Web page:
Nvidia’s GTC Will Unveil What’s Next for Automotive AI

Nvidia, the chip company that has been powering much of the artificial intelligence revolution in cars, will give the latest details on its autonomous driving platforms at its GPU Technology Conference (GTC) this week in San Jose.

Automotive sales generate less than 10% of Nvidia’s business, which is dominated by gaming and data-center computing. But within the fledgling automotive AI industry, the Santa Clara-based company is like an 18-wheeler in high gear. It claims more than 320 companies and organizations are working with the Nvidia Drive platform for vehicles, and companies including Uber, Volkswagen and Chinese Internet and AI giant Baidu are developing self-driving cars with Nvidia.

Between the proliferation of sensors feeding data into vehicles, and drivers’ growing demands for information, video feeds and driver assistance features, cars need more computing power than ever.

Autonomous vehicles demand even more, and all that computing has to be done with as little power as possible, especially in electric cars that rely on batteries to move. The potential hardware and software market for this is huge. A report last year by Research and Markets predicted global autonomous vehicle revenue would grow to nearly $127 billion per year by 2027 — though it’s fair to say the technology and its acceptance could go many different ways by then.

Nvidia’s latest digital brain for vehicles is the Xavier system-on-chip, which the company has begun delivering to customers this year after spending $2 billion on research and development over four years.

But the company supplies more than silicon.

The Nvidia Drive platform combines hardware with software and development tools that car and app companies use to develop their own products. Xavier will form the heart of a series of hardware-software platforms for different vehicles and applications.

The star of this year’s GTC may be the Nvidia Drive Pegasus AI computing platform, the most powerful system based on Xavier. Nvidia calls it the first onboard AI supercomputer for fully driverless, Level 5 autonomous cars. The Pegasus includes two Xavier SoCs, plus two discrete GPUs, in a computer the size of a license plate.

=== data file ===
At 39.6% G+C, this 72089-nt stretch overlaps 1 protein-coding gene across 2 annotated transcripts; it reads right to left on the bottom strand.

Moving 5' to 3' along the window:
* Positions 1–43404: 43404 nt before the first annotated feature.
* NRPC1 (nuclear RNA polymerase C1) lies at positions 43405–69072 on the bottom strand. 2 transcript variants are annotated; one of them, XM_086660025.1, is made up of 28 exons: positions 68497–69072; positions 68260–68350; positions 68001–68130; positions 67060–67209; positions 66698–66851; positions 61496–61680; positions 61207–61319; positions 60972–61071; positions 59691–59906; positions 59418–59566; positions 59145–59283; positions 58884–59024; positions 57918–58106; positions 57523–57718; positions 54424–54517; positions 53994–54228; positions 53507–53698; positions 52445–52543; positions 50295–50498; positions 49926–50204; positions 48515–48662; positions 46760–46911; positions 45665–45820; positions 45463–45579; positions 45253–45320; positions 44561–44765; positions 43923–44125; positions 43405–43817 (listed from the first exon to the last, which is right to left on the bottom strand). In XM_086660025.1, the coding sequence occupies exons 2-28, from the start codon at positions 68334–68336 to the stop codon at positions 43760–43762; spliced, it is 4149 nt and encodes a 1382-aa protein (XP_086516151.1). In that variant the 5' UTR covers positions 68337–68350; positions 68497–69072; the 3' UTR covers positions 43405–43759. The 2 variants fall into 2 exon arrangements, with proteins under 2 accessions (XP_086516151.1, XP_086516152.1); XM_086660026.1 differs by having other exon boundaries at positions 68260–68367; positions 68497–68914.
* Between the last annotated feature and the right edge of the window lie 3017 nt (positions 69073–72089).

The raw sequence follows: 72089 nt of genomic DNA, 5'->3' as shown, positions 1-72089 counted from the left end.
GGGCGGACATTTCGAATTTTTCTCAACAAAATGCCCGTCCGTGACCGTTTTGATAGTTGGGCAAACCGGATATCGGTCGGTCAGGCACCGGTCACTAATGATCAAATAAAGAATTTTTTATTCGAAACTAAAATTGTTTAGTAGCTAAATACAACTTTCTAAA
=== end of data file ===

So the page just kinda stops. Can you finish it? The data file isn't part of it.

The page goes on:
Nvidia made its name with graphics processors and has expanded the capabilities of those chips into AI. Its systems are based on neural networks that can improve their analysis of data over time through “deep learning.”

For vehicles, that means better recognizing nearby signs and objects using streaming video and data from sensors around the car, as well as predicting events on the road more accurately. The onboard systems can be trained in a data center first and then continue to perform deep learning on the road. Nvidia trains its in-car platforms using its DGX supercomputer, which can simulate 60,000 miles of driving in one hour, drawing on Nvidia’s experience in gaming, the company says.

But Nvidia’s AI technology isn’t all about self-driving cars. At CES, the company also announced software for in-car virtual assistants and augmented reality, which may hit the road much sooner.

Nvidia’s main automotive rival is Intel, which acquired computer vision, mapping and other technology when it bought the startup Mobileye last year for $15 billion. At CES in January, where Nvidia unveiled Xavier, Intel said it could build a more complete and efficient autonomous car platform than Nvidia’s using the Mobileye assets and its own Atom mobile processor.

Some experts say it’s too early to compare those systems, which won’t appear in cars at the same time anyway. What Nvidia reveals at GTC may shed more light on how that rivalry, and the automotive advances that it inspires, will play out in the coming years.

— Stephen Lawson is a freelance writer based in San Francisco. Follow him on Twitter @sdlawsonmedia.


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